Investments in science and technology research are vital to the United States’ economic growth and global leadership, according to a new report from Rice University’s Baker Institute for Public Policy.
The Biden administration has made science and technology (S&T) a centerpiece of its early policy agenda with ambitious targets for federal investments in research and development (R&D). There are also growing concerns in Congress about the United States’ global leadership in S&T-focused industries, especially in relation to China.
“As the high technology sector (e.g., advanced computing and communications, social media platforms and other web-based services) becomes an increasingly large part of the overall U.S. economy, federal funding for early stage R&D, which has been at the root of much of the technological progress of this past century, is more important than ever,” wrote the Baker Institute’s Kenneth Evans, a scholar in science and technology policy, and Kirstin Matthews, a fellow in science and technology policy.
While President Biden’s first budget proposal aims to authorize historic increases to federal R&D agencies, the authors argue that significant challenges remain to ensure long-term, international competitiveness across scientific disciplines and advanced technologies.
According to their report, shifting priorities between administrations, changes to the ideology of Congress and broader economic conditions in the U.S. at large have resulted in inconsistent funding for R&D.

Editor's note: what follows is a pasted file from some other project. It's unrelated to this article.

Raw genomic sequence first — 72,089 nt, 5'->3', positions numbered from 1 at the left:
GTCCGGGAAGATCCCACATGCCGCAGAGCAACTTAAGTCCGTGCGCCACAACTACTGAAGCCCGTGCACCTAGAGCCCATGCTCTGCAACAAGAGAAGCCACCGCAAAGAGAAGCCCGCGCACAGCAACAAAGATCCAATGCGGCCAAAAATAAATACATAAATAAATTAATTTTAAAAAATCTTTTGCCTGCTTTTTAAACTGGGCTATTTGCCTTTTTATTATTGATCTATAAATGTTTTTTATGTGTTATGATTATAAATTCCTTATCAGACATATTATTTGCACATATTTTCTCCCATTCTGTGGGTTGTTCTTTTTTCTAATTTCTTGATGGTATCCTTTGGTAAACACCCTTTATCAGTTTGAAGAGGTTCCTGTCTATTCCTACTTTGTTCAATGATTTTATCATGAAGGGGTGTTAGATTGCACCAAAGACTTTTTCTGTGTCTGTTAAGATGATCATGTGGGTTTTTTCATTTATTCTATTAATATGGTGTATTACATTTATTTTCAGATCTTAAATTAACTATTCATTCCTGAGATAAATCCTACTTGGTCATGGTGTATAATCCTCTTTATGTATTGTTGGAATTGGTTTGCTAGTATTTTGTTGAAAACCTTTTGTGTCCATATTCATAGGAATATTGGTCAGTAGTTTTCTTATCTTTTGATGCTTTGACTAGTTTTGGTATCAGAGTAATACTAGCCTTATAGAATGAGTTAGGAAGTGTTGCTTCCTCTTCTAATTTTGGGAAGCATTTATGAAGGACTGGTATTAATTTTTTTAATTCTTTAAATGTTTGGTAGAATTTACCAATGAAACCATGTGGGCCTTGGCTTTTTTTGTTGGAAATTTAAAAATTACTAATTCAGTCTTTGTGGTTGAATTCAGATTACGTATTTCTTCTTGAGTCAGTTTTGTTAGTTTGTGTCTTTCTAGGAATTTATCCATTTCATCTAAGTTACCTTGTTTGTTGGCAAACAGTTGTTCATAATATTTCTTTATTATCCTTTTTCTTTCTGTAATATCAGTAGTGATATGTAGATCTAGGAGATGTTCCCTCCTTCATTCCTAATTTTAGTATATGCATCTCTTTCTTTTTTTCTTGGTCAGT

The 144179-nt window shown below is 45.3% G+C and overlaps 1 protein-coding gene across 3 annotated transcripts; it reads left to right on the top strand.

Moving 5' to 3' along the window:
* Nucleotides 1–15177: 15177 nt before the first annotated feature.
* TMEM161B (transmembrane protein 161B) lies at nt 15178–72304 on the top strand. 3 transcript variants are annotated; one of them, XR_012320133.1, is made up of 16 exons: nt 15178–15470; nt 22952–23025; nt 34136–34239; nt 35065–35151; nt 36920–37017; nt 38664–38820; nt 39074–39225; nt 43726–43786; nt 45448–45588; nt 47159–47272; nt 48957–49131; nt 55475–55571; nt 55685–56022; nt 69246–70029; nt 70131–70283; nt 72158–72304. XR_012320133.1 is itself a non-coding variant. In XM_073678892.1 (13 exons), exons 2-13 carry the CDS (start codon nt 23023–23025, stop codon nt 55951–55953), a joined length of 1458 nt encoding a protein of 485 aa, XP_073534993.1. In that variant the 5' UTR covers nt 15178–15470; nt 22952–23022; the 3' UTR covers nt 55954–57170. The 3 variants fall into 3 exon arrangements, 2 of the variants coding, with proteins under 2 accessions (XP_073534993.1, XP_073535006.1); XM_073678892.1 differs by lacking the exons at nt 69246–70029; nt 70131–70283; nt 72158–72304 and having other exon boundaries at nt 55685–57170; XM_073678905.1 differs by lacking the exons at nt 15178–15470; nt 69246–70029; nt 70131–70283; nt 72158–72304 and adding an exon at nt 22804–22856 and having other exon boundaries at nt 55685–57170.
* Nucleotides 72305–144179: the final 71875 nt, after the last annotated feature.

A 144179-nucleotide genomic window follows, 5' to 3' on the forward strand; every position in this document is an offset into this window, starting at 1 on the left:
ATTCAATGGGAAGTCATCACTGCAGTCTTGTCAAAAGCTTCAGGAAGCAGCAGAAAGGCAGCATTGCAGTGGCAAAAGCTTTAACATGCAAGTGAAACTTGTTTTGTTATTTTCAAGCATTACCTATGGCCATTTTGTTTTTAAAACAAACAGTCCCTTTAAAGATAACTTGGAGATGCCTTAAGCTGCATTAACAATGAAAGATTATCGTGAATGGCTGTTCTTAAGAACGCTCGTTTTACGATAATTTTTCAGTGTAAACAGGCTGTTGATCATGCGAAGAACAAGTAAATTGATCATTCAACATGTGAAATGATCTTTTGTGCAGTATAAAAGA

“Traditionally, federal funding for R&D receives bipartisan support in Congress, particularly for health and defense-related research activities,” the authors wrote. “However, since the mid-1990s, government spending on basic research has declined or stagnated as a share of the U.S. GDP, in part due to the intrinsic uncertainties about the ultimate impacts of basic research.”
Science and technology R&D is essential to creating new knowledge and tools, the authors argue, because it ensures the development of new products and technologies that can drive domestic and global economies. Economists estimate innovations stemming from S&T accounted for more than 60% of economic growth over the last century.
Yet scientists have placed relatively little value on evaluating and communicating the broader societal impacts of basic research to the public and especially to policymakers, the authors argue. The authors encourage researchers, especially academic scientists driven to action by anti-science rhetoric during the Trump administration, to continue to engage in public outreach during the Biden presidency.
“Universities should encourage and incentivize avenues for public engagement through increased support of existing programs or funding new activities for interested faculty, postdocs, graduate students and research staff,” they wrote.
“Building public support for R&D, strengthening trust in scientific institutions and expertise, and increasing scientists’ participation in decision-making related to S&T issues are critical to ensuring that scientific discoveries and innovation benefit the broader public and that increased investment in R&D serves the public interest,” they continued.
The report was a collaboration with two Rice undergraduate students and research interns in the science and technology policy program—Gabriella Hazan and Spoorthi Kamepalli.